UAVs, or Unmanned Aerial Vehicles, are unmanned aerial vehicles, usually a flying object without any human being, passenger or crew on board. UAVs have become part of an increasingly complex military and commercial warfare system. UAVs have been a key component of an aerial combat system, which now also include a command and ground control unit as well as a network of radios with UAVs. In addition, an autonomous command and control system to control the movements of UAVs in real time from anywhere in the world.
UAVs can be used for a wide range of civilian applications such as surveillance. A popular application for UAVs is for surveillance at night. There are several types of remotely piloted aircraft, or RPA, that can be fitted with a number of different sensors to provide an extremely versatile remote sensing and surveillance package. RPA can include both fixed and mobile sensors, and depending on the type of aircraft it can be equipped with infra-red or radio frequency technologies.
The UAVs flying above hostile areas are not only a form of aerial surveillance, but they are able to fire missiles and bombs on enemy positions and send the information back to a control station or headquarters. UAVs fitted with thermal imaging devices can locate enemy positions and orient themselves for an attack, identifying people, places and even weaponry. The main advantage of using UAVs for this kind of “eye on the ground” operation is that they can operate autonomously (as long as they receive basic instructions from their remote controllers). They do not need to be controlled by humans and they can loiter above over a civilian location for days on end, receiving continuous video feeds and taking high resolution photographs and still shots, all with absolutely no human input required.
Another important aspect of the future of UAVs and remotely piloted vehicles are the integration of UAVs with remotely piloted vehicles. If you consider how the development of the military UAVs has led to the current age of remote piloted vehicles such as the MROs or Massive Self Transfer Vehicles, you can see how easily it would be to integrate UAVs with some of these vehicles. For example, the MRU might become attached to an MRV and then the operator could control the flight path of the vehicle from inside the MRU, making it appear as if the craft was a fully operational military UAV. Such sophisticated systems would allow for the mass transfer of military intelligence, surveillance and operational data across various geographical domains. In fact, the possibilities are so vast that many believe that UAVs and UAV components will become an integral part of all militaries around the world.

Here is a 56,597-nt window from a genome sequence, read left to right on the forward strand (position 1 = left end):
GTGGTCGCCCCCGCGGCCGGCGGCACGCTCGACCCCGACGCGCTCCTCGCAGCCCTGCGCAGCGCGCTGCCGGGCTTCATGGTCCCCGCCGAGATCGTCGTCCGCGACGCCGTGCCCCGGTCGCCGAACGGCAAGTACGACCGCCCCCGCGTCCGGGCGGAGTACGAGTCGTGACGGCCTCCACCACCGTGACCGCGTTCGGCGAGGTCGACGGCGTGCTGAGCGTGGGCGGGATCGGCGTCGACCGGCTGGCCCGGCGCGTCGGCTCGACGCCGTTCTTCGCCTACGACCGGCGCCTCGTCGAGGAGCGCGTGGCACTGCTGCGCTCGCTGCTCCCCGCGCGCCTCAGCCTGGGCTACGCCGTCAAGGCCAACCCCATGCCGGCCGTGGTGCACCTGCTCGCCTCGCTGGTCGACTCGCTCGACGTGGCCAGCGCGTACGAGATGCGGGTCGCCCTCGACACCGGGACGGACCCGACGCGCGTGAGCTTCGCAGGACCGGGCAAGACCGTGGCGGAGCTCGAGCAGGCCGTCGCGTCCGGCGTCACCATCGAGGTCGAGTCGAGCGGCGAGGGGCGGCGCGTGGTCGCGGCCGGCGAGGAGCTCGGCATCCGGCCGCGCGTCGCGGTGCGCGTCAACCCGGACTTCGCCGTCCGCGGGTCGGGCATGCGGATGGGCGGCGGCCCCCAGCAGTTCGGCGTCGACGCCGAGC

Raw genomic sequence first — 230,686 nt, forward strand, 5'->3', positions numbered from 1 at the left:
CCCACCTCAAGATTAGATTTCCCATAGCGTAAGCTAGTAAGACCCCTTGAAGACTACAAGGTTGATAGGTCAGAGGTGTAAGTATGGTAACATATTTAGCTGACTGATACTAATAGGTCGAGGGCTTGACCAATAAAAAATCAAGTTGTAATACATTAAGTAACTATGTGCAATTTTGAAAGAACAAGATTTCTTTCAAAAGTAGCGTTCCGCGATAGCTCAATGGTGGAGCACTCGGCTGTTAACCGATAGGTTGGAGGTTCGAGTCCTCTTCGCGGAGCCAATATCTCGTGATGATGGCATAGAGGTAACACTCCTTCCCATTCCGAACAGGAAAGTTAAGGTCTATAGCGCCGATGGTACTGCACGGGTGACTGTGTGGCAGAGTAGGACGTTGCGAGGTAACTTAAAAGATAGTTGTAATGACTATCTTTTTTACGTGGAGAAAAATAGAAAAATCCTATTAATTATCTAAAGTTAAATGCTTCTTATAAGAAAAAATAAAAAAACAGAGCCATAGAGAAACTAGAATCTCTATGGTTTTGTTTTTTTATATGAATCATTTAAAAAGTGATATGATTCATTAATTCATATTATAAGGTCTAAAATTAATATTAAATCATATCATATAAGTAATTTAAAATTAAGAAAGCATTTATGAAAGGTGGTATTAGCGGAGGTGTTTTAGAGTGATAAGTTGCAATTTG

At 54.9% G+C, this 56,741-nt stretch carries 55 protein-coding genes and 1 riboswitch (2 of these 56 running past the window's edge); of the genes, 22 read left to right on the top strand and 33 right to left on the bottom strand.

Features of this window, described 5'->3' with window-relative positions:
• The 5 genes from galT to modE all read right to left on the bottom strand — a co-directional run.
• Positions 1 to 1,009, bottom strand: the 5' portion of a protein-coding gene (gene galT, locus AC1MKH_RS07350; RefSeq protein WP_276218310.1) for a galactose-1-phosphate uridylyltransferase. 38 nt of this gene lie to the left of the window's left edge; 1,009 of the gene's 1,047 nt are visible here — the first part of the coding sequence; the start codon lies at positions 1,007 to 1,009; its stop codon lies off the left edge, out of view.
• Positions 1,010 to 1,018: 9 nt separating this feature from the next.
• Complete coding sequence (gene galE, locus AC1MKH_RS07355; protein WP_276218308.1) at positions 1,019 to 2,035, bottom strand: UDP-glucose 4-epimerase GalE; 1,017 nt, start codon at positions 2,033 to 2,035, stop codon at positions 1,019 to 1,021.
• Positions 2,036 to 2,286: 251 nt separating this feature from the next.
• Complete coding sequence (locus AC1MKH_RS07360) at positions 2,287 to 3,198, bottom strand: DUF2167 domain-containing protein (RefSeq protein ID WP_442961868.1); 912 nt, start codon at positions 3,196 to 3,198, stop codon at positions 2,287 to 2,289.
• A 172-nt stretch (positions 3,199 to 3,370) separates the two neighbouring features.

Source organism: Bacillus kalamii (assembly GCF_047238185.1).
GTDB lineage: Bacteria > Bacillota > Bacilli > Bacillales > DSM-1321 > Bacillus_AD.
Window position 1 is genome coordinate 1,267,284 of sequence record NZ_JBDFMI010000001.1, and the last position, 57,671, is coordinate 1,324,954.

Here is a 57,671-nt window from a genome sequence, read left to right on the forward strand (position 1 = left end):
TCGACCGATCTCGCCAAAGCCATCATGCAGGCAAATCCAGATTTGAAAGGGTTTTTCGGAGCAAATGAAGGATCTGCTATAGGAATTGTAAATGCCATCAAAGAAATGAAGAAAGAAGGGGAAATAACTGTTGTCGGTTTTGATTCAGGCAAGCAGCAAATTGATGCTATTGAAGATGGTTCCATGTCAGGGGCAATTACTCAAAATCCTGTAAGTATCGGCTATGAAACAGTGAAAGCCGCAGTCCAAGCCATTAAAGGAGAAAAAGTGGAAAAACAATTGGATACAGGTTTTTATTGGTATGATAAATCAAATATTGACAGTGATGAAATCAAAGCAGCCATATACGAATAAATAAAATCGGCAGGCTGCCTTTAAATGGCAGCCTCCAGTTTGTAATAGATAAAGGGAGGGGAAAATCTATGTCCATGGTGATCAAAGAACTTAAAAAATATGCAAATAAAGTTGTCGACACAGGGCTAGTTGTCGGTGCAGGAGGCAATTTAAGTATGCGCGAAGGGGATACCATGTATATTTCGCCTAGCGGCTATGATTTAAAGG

As the use of UAVs expands and becomes more mainstream in all aspects of warfare, one can only imagine the number of jobs it will create for the thousands of employees currently employed in the United States military’s UAV program, the UAV Intelligence, Surveillance and Reconnaissance Program. Many of these drones are being used for combat operations and are being used to help protect the American people from attack from overseas terrorism groups. The United States military is also working on new technologies that will allow for a UAV’s replacement, one of which is the replacement of its aging EA-18 Growler aircraft. The Growler is due to retire in 2021 and the United States military needs a replacement and one possible solution is the use of UAVs.
Even though the United States Air Force is the primary force for the United States with its MQ-1 Predators and A-models, unmanned aerial vehicles are quickly becoming a valuable partner in many conflicts around the world. With the use of UAVs there will be an increase in the collection of intelligence and information from the enemy, allowing for a quicker detection of potential danger and a more accurate assessment of the enemy’s position and needs. In addition, with a greater ability to detect and neutralize enemy drones there will be a decreased amount of collateral damage to U.S. soldiers.